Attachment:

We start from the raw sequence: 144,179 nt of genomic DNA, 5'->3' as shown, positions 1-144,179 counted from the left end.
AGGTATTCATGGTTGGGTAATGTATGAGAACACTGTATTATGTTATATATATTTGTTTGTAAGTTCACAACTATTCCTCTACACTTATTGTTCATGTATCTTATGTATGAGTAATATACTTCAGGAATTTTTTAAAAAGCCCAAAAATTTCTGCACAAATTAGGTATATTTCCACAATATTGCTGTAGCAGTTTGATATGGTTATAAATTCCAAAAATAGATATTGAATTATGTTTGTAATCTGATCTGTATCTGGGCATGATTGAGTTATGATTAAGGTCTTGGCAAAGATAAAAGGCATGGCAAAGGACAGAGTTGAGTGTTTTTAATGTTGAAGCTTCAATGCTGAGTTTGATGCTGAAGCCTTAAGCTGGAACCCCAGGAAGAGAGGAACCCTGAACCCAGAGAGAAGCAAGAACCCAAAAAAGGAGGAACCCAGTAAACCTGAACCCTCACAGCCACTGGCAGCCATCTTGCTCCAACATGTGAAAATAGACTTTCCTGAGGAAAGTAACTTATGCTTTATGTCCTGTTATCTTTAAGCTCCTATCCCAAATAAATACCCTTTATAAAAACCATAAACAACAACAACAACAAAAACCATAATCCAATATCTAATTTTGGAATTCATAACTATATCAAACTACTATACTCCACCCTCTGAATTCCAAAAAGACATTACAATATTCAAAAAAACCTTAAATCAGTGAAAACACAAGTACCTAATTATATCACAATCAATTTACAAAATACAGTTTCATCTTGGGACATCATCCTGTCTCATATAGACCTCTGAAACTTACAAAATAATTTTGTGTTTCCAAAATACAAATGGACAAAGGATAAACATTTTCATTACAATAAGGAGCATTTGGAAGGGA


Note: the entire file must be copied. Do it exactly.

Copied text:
We start from the raw sequence: 144,179 nt of genomic DNA, 5'->3' as shown, positions 1-144,179 counted from the left end.
AGGTATTCATGGTTGGGTAATGTATGAGAACACTGTATTATGTTATATATATTTGTTTGTAAGTTCACAACTATTCCTCTACACTTATTGTTCATGTATCTTATGTATGAGTAATATACTTCAGGAATTTTTTAAAAAGCCCAAAAATTTCTGCACAAATTAGGTATATTTCCACAATATTGCTGTAGCAGTTTGATATGGTTATAAATTCCAAAAATAGATATTGAATTATGTTTGTAATCTGATCTGTATCTGGGCATGATTGAGTTATGATTAAGGTCTTGGCAAAGATAAAAGGCATGGCAAAGGACAGAGTTGAGTGTTTTTAATGTTGAAGCTTCAATGCTGAGTTTGATGCTGAAGCCTTAAGCTGGAACCCCAGGAAGAGAGGAACCCTGAACCCAGAGAGAAGCAAGAACCCAAAAAAGGAGGAACCCAGTAAACCTGAACCCTCACAGCCACTGGCAGCCATCTTGCTCCAACATGTGAAAATAGACTTTCCTGAGGAAAGTAACTTATGCTTTATGTCCTGTTATCTTTAAGCTCCTATCCCAAATAAATACCCTTTATAAAAACCATAAACAACAACAACAACAAAAACCATAATCCAATATCTAATTTTGGAATTCATAACTATATCAAACTACTATACTCCACCCTCTGAATTCCAAAAAGACATTACAATATTCAAAAAAACCTTAAATCAGTGAAAACACAAGTACCTAATTATATCACAATCAATTTACAAAATACAGTTTCATCTTGGGACATCATCCTGTCTCATATAGACCTCTGAAACTTACAAAATAATTTTGTGTTTCCAAAATACAAATGGACAAAGGATAAACATTTTCATTACAATAAGGAGCATTTGGAAGGGA